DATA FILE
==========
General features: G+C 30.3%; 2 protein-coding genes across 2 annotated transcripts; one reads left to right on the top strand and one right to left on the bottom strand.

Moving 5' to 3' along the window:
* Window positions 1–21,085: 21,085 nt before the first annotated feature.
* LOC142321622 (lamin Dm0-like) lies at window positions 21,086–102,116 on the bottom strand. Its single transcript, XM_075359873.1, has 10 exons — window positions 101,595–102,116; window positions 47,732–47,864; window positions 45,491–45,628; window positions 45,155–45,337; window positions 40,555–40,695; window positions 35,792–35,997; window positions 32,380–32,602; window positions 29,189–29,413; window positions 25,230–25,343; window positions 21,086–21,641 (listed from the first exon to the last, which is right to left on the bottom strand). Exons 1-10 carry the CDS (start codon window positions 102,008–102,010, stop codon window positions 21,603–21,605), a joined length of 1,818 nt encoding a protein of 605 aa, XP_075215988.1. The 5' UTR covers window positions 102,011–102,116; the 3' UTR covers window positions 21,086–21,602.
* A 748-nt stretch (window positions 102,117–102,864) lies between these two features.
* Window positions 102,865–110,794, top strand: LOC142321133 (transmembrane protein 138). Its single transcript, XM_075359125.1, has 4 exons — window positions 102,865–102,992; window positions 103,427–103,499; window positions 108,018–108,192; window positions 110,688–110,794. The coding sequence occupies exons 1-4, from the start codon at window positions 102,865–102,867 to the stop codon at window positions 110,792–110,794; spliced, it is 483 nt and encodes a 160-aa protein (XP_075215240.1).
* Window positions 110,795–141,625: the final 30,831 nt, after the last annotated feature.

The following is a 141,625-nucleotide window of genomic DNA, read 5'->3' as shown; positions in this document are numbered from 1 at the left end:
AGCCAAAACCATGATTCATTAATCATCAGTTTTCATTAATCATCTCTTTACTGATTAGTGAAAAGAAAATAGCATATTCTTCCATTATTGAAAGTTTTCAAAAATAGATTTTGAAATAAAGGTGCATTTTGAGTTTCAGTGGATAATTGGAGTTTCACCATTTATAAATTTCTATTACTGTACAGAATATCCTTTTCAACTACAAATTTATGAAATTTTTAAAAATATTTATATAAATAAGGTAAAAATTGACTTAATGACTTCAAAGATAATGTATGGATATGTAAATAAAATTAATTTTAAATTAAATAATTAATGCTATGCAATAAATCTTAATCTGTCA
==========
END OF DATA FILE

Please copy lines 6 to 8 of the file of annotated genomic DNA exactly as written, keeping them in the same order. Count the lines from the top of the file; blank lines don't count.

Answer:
* Window positions 102,865–110,794, top strand: LOC142321133 (transmembrane protein 138). Its single transcript, XM_075359125.1, has 4 exons — window positions 102,865–102,992; window positions 103,427–103,499; window positions 108,018–108,192; window positions 110,688–110,794. The coding sequence occupies exons 1-4, from the start codon at window positions 102,865–102,867 to the stop codon at window positions 110,792–110,794; spliced, it is 483 nt and encodes a 160-aa protein (XP_075215240.1).
* Window positions 110,795–141,625: the final 30,831 nt, after the last annotated feature.

The following is a 141,625-nucleotide window of genomic DNA, read 5'->3' as shown; positions in this document are numbered from 1 at the left end: